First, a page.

We love each other, but we hate multiple sclerosis

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by BioNews Staff |

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Five photos showing individuals with multiple sclerosis, who are sharing their real-life stories during MS Awareness Month, are hung with clips on a string above the words 'MS Community Spotlight.'

Day 29 of 31

This is Mike and Jenn Powell’s story, as a conversation:

A woman and a man, Jenn and Mike Powell, stand on a rock with a dog.

Jenn and Mike Powell stand with their dog, Skye, in Laguna Beach in November 2023. (Photo by Vicki Shequin)

Jenn Powell: My husband, Mike, hates multiple sclerosis (MS). There was a time years ago when I would have tried to offer that hate some enlightenment, to try to realign his thoughts to be more positive and accepting. I would ask him to embrace the disease. But I can’t. I hate MS too.

Mike’s honesty permits me to be honest about my feelings about living with secondary progressive multiple sclerosis. After he witnessed my journey from diagnosis to progression, I wanted to better understand his point of view.

JP: You comforted me after we learned my diagnosis. What were you going through?

Michael Powell: That moment was bittersweet. I had watched you suffer for months with various symptoms and felt helpless. I was relieved to have a diagnosis, an answer. But hearing you had MS was hard to believe. I shelved my shock and emotions to take care of yours. You needed me. Little did I know what was in store for us.

JP: Did reading about the disease online or in print prepare you for the reality of MS?

A bride and groom, Jenn and Mike Powell, on their wedding day

Jenn and Mike Powell were married on Oct. 25, 1997, in Belvedere, California. (Courtesy of Jenn Powell)

MP: No. The words were mechanical and did nothing to prepare me for what MS looked like. It was a fast learning curve. The materials lacked any real-life experiences. It helps to see people explaining or showing what MS can do.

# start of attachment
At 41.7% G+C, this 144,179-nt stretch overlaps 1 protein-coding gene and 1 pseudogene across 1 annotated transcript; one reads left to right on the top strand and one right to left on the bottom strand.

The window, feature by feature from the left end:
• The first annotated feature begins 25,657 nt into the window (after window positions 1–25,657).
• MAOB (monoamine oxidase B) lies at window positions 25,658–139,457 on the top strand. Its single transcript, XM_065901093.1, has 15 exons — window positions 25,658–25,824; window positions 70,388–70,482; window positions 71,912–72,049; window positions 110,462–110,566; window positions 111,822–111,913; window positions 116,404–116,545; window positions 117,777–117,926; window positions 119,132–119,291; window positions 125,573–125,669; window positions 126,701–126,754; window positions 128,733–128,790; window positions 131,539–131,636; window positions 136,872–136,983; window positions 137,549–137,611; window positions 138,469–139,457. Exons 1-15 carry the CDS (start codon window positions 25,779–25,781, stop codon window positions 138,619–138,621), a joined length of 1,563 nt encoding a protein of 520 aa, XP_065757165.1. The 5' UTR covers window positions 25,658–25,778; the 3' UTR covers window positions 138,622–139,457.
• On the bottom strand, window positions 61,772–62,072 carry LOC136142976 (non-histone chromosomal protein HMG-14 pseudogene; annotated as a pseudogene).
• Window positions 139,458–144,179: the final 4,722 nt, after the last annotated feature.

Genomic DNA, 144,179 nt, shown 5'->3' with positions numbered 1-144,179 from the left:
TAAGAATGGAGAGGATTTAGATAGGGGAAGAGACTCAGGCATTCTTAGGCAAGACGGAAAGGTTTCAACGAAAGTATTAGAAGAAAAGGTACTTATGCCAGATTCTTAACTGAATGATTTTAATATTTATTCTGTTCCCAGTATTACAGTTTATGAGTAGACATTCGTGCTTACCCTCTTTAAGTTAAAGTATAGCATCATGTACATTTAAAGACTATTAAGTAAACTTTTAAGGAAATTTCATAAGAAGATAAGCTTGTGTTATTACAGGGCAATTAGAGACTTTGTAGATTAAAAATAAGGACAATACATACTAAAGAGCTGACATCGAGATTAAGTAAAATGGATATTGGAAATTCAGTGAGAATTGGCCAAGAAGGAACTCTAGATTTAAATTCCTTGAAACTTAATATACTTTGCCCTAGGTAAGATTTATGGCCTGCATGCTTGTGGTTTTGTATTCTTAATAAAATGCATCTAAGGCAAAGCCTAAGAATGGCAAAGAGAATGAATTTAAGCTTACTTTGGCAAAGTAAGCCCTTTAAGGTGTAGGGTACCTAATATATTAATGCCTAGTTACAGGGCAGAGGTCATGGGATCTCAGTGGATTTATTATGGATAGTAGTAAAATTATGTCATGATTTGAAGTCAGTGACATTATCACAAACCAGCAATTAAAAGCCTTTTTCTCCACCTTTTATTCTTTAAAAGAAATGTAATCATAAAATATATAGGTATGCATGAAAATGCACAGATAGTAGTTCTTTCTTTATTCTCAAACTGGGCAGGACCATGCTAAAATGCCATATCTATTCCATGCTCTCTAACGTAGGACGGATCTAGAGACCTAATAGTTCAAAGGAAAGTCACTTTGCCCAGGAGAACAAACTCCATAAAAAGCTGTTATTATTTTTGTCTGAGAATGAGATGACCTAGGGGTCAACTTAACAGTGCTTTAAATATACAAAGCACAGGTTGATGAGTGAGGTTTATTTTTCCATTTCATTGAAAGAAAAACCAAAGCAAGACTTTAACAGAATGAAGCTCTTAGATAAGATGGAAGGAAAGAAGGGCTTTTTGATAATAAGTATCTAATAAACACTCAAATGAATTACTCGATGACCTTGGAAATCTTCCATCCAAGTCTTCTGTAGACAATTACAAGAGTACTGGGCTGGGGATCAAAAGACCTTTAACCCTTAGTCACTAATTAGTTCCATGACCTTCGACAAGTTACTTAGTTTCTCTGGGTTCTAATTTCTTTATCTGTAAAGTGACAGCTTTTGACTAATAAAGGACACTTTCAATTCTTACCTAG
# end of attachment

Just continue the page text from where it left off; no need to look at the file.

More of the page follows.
JP: Has MS affected our relationship?

MP: Yes. It changes everything. It has brought more frustration and conflict because we have different ways of dealing with it. I watch you fight for independence through falls and refuse to accept help. I know it would be good for you to use your cane. You refuse. You are irritable. You are stubborn about doing things yourself, even when you cannot. But I also have such admiration for your tireless fight. You wake up every day fighting this disease and what it has taken from you. You refuse to give up. I don’t know if I could do that. I watch you fall and cry and get right back up. I despise the disease, but I am so in awe of how you choose to live with it.

It is hard to know what will trigger your MS on any given day. You might be okay in 80-degree weather one day but have a spell the next. We are cautious with heat, fatigue, insomnia, and pain. I know you suffer even when you try to hide tears.

JP: What advice would you give a spouse who found out their significant other has MS?

MP: Be there for your loved one and stay strong. It’s important to put your own emotions aside at this time. Try to learn as much as you can about the disease. Remember, this disease changes daily, so try to adapt and be flexible. Most importantly, just love them. They are scared, and it’s OK that you are too.

In recognition of Multiple Sclerosis Awareness Month in March, the MS Community Spotlight campaign features a series of stories highlighting the real-life experiences of people affected by MS, written in their own words. Follow us on Facebook, Instagram, and Pinterest for more stories like this, using the hashtag #MSSpotlight, or read the full series